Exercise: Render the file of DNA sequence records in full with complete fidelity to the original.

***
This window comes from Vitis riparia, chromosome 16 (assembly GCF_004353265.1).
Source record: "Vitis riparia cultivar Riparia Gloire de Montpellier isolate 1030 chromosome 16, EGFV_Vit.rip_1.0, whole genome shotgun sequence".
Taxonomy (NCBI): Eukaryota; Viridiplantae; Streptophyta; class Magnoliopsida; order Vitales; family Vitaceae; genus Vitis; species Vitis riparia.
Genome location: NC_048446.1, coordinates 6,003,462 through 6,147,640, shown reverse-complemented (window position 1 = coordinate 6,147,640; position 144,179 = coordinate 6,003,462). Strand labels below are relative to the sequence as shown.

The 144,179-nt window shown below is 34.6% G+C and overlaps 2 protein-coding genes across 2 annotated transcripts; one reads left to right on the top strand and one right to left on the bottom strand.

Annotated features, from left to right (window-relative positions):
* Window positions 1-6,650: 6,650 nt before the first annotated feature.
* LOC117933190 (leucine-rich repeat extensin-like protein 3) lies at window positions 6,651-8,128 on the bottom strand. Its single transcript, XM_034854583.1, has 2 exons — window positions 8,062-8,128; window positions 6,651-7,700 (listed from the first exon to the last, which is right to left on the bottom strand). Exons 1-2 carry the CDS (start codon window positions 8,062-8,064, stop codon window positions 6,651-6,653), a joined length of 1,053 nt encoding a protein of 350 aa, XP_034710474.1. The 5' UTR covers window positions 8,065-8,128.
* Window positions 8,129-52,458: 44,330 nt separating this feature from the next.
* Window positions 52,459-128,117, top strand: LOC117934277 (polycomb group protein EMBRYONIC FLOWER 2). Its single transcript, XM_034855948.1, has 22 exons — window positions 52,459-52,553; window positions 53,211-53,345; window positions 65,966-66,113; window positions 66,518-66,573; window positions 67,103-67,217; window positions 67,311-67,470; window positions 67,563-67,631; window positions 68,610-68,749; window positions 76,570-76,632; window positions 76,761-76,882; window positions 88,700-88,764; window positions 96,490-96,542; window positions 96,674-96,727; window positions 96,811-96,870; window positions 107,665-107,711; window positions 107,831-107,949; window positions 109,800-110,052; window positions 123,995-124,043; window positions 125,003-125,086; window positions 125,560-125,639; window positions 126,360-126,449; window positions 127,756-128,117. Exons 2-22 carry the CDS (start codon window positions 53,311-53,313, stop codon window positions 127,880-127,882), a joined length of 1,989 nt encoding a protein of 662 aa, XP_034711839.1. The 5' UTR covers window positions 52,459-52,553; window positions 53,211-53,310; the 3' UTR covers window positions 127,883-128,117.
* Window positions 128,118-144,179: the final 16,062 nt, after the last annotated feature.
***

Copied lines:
This window comes from Vitis riparia, chromosome 16 (assembly GCF_004353265.1).
Source record: "Vitis riparia cultivar Riparia Gloire de Montpellier isolate 1030 chromosome 16, EGFV_Vit.rip_1.0, whole genome shotgun sequence".
Taxonomy (NCBI): Eukaryota; Viridiplantae; Streptophyta; class Magnoliopsida; order Vitales; family Vitaceae; genus Vitis; species Vitis riparia.
Genome location: NC_048446.1, coordinates 6,003,462 through 6,147,640, shown reverse-complemented (window position 1 = coordinate 6,147,640; position 144,179 = coordinate 6,003,462). Strand labels below are relative to the sequence as shown.

The 144,179-nt window shown below is 34.6% G+C and overlaps 2 protein-coding genes across 2 annotated transcripts; one reads left to right on the top strand and one right to left on the bottom strand.

Annotated features, from left to right (window-relative positions):
* Window positions 1-6,650: 6,650 nt before the first annotated feature.
* LOC117933190 (leucine-rich repeat extensin-like protein 3) lies at window positions 6,651-8,128 on the bottom strand. Its single transcript, XM_034854583.1, has 2 exons — window positions 8,062-8,128; window positions 6,651-7,700 (listed from the first exon to the last, which is right to left on the bottom strand). Exons 1-2 carry the CDS (start codon window positions 8,062-8,064, stop codon window positions 6,651-6,653), a joined length of 1,053 nt encoding a protein of 350 aa, XP_034710474.1. The 5' UTR covers window positions 8,065-8,128.
* Window positions 8,129-52,458: 44,330 nt separating this feature from the next.
* Window positions 52,459-128,117, top strand: LOC117934277 (polycomb group protein EMBRYONIC FLOWER 2). Its single transcript, XM_034855948.1, has 22 exons — window positions 52,459-52,553; window positions 53,211-53,345; window positions 65,966-66,113; window positions 66,518-66,573; window positions 67,103-67,217; window positions 67,311-67,470; window positions 67,563-67,631; window positions 68,610-68,749; window positions 76,570-76,632; window positions 76,761-76,882; window positions 88,700-88,764; window positions 96,490-96,542; window positions 96,674-96,727; window positions 96,811-96,870; window positions 107,665-107,711; window positions 107,831-107,949; window positions 109,800-110,052; window positions 123,995-124,043; window positions 125,003-125,086; window positions 125,560-125,639; window positions 126,360-126,449; window positions 127,756-128,117. Exons 2-22 carry the CDS (start codon window positions 53,311-53,313, stop codon window positions 127,880-127,882), a joined length of 1,989 nt encoding a protein of 662 aa, XP_034711839.1. The 5' UTR covers window positions 52,459-52,553; window positions 53,211-53,310; the 3' UTR covers window positions 127,883-128,117.
* Window positions 128,118-144,179: the final 16,062 nt, after the last annotated feature.